More, look to see that they’ve grown their capacities and earned the trust of previous employers with new responsibilities. Make sure they commit to each position and don’t bounce from place to place. A career path that shows stability and advancement bodes well for a candidate’s future at your firm.
Assessing Job Performance
One of the main advantages of hiring temporary employees is the ability to gauge their strengths and weaknesses on the job. Yet, comparing an employee’s qualities against other potential job candidates can be more challenging. Below, we share two critical tools to evaluate an employee’s capacities: data and recommendations.
More and more, firms are turning to objective, quantitative metrics of performance to make hiring and promotion decisions. Putting numbers to what an employee produces and how efficiently they use resources does much to parse out what exactly they contribute to the organization. Setting goals in this regard can also be helpful in helping employees understand expectations and providing feedback. In this data, look especially for improvement to see whether they show potential for learning and growth.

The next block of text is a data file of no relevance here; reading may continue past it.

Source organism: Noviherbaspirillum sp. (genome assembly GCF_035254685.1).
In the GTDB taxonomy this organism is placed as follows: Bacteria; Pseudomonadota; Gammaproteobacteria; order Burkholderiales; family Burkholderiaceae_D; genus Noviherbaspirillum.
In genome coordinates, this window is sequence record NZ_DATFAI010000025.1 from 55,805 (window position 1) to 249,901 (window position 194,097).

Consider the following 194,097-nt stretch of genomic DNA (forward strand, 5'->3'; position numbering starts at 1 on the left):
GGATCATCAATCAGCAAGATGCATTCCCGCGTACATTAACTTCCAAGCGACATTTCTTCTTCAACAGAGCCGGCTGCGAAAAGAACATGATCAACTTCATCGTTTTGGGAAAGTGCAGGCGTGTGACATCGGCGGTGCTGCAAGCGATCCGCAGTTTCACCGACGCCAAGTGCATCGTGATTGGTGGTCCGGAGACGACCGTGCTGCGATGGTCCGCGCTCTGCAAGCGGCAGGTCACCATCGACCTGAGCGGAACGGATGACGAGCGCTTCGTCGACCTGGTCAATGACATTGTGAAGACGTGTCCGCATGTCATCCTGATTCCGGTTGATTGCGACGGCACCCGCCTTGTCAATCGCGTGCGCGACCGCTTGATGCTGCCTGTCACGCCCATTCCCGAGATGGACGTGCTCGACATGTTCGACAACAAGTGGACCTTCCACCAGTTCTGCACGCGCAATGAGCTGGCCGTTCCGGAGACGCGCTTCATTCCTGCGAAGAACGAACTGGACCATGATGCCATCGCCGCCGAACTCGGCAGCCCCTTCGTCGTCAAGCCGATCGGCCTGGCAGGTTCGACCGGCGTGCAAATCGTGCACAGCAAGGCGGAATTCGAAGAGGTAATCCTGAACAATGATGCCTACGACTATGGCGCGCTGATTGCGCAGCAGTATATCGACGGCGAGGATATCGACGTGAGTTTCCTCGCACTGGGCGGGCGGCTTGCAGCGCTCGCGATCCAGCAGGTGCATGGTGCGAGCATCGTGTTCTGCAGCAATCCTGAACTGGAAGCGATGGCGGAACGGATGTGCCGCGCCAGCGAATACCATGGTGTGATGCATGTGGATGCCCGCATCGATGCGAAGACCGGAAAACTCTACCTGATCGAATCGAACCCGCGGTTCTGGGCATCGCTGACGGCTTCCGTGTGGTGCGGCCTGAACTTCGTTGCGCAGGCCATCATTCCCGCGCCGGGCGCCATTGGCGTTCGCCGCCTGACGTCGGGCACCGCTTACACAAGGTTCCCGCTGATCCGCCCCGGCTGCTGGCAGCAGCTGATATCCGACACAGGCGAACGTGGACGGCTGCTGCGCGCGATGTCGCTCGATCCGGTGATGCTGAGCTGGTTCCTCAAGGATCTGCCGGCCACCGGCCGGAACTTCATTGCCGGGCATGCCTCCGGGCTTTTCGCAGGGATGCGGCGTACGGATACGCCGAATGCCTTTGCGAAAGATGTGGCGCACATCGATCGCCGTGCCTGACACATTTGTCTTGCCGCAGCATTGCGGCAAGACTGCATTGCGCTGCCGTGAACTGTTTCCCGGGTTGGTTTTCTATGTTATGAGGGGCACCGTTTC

Talk to the people closest to the employee in question, taking time to listen diligently and ask thoughtful questions. Find out what the employee has done well and identify areas where the employee has struggled. Again, reference your job description to assess the importance and relevance of the employee’s strengths and weaknesses.
Perhaps most important in speaking to the employee’s closest colleagues is getting a sense for how the employee fits into the culture of the firm. Listen for clues about their working style, their relationships with coworkers, and how they represent the company to clientele and other members of the public. If coworkers gel with the employee and their style fits well into the workflow of the company, chances are they will continue to get along well with their colleagues.
Making a Final Decision
Two additional steps can prove helpful in the process: viewing more applications and interviewing the current employee. The former asks fairly simple questions: who else is out there, and how do they stack up against my current temporary employee? Check in with yourself over how much risk you are willing to take on someone who looks better on paper but whose work you have never actually seen.
Finally, speak directly and candidly to your temporary employee. Offer feedback on their work and make your concerns plain. This provides the employee with an opportunity either to impress you with their response or to falter or make excuses. If the permanent position entails additional responsibilities, use the interview to gauge how they might meet these new duties.
At this point, you have done all you can to inform your decision. Review the job requirements once more, and see if the employee’s work experience and job performance are enough to convince you to ask them to join your firm.